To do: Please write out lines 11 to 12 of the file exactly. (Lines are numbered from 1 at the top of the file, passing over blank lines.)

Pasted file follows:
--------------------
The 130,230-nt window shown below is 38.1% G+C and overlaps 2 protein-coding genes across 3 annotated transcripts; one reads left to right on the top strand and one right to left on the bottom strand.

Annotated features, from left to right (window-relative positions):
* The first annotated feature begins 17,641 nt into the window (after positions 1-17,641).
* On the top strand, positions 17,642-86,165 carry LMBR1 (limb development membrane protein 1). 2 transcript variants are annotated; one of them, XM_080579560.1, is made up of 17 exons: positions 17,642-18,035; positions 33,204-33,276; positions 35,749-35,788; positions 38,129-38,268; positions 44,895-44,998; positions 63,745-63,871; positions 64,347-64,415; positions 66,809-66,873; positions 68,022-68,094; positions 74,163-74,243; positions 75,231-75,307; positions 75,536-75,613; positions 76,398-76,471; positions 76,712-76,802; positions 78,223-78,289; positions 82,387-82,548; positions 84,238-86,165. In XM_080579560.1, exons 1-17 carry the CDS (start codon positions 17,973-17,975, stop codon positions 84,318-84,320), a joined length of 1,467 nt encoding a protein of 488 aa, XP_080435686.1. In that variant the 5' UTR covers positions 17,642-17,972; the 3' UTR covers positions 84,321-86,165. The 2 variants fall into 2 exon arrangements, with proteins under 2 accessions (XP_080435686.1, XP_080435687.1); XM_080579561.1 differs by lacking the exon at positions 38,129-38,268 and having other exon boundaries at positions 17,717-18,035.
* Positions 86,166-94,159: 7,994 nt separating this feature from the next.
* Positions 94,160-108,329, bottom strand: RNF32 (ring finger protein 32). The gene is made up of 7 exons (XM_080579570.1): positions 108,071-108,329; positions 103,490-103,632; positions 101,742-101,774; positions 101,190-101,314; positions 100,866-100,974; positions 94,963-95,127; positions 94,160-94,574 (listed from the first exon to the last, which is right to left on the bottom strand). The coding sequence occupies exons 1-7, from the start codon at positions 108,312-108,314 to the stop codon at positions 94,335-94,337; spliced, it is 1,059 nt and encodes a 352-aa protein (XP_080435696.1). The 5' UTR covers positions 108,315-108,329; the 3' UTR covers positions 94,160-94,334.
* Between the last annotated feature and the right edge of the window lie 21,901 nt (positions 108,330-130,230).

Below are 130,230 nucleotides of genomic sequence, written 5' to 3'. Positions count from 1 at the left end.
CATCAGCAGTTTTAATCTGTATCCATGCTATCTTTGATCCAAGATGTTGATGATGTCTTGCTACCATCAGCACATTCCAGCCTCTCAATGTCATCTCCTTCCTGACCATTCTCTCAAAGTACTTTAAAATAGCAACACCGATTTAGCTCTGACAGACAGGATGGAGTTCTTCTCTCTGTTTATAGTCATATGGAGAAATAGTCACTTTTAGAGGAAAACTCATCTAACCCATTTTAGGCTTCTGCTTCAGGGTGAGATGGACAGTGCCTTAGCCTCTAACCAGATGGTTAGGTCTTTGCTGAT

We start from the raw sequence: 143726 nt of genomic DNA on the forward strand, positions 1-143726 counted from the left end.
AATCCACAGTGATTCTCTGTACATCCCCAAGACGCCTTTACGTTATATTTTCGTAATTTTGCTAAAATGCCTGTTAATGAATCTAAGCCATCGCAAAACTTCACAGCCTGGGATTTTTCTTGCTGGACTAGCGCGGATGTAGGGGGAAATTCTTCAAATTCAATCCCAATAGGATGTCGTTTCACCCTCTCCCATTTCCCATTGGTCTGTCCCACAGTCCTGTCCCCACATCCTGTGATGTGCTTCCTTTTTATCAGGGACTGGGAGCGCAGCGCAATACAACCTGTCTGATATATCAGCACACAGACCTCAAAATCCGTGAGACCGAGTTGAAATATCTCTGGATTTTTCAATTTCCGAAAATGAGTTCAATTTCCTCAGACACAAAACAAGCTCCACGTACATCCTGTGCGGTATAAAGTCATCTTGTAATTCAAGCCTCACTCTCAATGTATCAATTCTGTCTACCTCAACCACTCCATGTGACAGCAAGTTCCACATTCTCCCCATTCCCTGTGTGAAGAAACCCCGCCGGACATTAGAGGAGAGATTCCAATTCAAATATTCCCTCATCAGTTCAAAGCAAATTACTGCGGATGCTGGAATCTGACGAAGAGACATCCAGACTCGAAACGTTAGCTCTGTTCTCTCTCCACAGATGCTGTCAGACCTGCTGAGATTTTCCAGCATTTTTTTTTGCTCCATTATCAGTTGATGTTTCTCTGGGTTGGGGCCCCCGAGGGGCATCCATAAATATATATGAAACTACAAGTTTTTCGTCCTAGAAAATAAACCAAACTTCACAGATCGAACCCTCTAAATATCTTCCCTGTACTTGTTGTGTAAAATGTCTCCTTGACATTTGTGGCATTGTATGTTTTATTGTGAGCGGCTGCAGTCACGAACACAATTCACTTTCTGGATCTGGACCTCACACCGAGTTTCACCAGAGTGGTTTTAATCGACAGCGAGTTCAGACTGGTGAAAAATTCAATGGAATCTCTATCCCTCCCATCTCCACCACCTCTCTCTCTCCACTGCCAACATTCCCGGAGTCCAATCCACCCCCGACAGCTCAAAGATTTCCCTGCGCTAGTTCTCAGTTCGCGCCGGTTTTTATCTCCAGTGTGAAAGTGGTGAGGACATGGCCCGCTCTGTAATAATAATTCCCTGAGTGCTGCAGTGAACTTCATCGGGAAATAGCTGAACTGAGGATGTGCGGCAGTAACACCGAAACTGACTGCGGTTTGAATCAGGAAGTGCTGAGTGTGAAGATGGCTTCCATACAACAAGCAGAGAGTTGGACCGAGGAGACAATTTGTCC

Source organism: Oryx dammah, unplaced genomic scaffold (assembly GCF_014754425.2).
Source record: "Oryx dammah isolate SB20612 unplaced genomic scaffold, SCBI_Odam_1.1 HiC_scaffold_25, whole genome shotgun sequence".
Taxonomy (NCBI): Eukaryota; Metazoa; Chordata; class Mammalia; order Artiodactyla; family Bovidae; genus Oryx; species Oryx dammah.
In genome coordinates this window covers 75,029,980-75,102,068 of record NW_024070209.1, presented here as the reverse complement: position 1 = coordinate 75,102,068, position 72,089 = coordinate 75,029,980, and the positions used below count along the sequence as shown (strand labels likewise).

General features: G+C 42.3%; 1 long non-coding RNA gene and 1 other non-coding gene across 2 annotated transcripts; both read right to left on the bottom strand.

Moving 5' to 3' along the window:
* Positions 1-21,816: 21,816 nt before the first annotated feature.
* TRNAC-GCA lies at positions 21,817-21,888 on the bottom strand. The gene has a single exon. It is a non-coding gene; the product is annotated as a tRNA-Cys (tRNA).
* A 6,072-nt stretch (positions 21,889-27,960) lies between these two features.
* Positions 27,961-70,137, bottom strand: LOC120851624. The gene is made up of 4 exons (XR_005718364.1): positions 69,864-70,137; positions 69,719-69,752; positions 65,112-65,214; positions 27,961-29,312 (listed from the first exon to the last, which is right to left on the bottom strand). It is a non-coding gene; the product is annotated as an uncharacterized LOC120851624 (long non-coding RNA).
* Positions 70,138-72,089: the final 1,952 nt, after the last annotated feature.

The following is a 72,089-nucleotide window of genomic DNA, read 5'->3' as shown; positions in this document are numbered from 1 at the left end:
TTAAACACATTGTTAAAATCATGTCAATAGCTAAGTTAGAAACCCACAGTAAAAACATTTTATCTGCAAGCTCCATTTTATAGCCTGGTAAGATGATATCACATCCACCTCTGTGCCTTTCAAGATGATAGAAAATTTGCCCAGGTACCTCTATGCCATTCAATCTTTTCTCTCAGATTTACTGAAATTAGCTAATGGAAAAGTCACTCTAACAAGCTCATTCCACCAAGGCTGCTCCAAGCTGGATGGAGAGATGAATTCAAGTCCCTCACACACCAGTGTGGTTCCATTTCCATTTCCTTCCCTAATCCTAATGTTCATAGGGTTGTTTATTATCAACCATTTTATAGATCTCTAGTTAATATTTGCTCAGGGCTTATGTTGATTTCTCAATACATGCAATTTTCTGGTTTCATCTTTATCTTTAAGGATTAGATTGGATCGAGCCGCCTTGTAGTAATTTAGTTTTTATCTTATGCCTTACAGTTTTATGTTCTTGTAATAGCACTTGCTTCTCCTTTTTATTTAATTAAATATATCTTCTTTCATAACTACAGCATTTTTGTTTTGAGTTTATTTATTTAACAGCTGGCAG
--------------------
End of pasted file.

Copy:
AATCCACAGTGATTCTCTGTACATCCCCAAGACGCCTTTACGTTATATTTTCGTAATTTTGCTAAAATGCCTGTTAATGAATCTAAGCCATCGCAAAACTTCACAGCCTGGGATTTTTCTTGCTGGACTAGCGCGGATGTAGGGGGAAATTCTTCAAATTCAATCCCAATAGGATGTCGTTTCACCCTCTCCCATTTCCCATTGGTCTGTCCCACAGTCCTGTCCCCACATCCTGTGATGTGCTTCCTTTTTATCAGGGACTGGGAGCGCAGCGCAATACAACCTGTCTGATATATCAGCACACAGACCTCAAAATCCGTGAGACCGAGTTGAAATATCTCTGGATTTTTCAATTTCCGAAAATGAGTTCAATTTCCTCAGACACAAAACAAGCTCCACGTACATCCTGTGCGGTATAAAGTCATCTTGTAATTCAAGCCTCACTCTCAATGTATCAATTCTGTCTACCTCAACCACTCCATGTGACAGCAAGTTCCACATTCTCCCCATTCCCTGTGTGAAGAAACCCCGCCGGACATTAGAGGAGAGATTCCAATTCAAATATTCCCTCATCAGTTCAAAGCAAATTACTGCGGATGCTGGAATCTGACGAAGAGACATCCAGACTCGAAACGTTAGCTCTGTTCTCTCTCCACAGATGCTGTCAGACCTGCTGAGATTTTCCAGCATTTTTTTTTGCTCCATTATCAGTTGATGTTTCTCTGGGTTGGGGCCCCCGAGGGGCATCCATAAATATATATGAAACTACAAGTTTTTCGTCCTAGAAAATAAACCAAACTTCACAGATCGAACCCTCTAAATATCTTCCCTGTACTTGTTGTGTAAAATGTCTCCTTGACATTTGTGGCATTGTATGTTTTATTGTGAGCGGCTGCAGTCACGAACACAATTCACTTTCTGGATCTGGACCTCACACCGAGTTTCACCAGAGTGGTTTTAATCGACAGCGAGTTCAGACTGGTGAAAAATTCAATGGAATCTCTATCCCTCCCATCTCCACCACCTCTCTCTCTCCACTGCCAACATTCCCGGAGTCCAATCCACCCCCGACAGCTCAAAGATTTCCCTGCGCTAGTTCTCAGTTCGCGCCGGTTTTTATCTCCAGTGTGAAAGTGGTGAGGACATGGCCCGCTCTGTAATAATAATTCCCTGAGTGCTGCAGTGAACTTCATCGGGAAATAGCTGAACTGAGGATGTGCGGCAGTAACACCGAAACTGACTGCGGTTTGAATCAGGAAGTGCTGAGTGTGAAGATGGCTTCCATACAACAAGCAGAGAGTTGGACCGAGGAGACAATTTGTCC

Source organism: Oryx dammah, unplaced genomic scaffold (assembly GCF_014754425.2).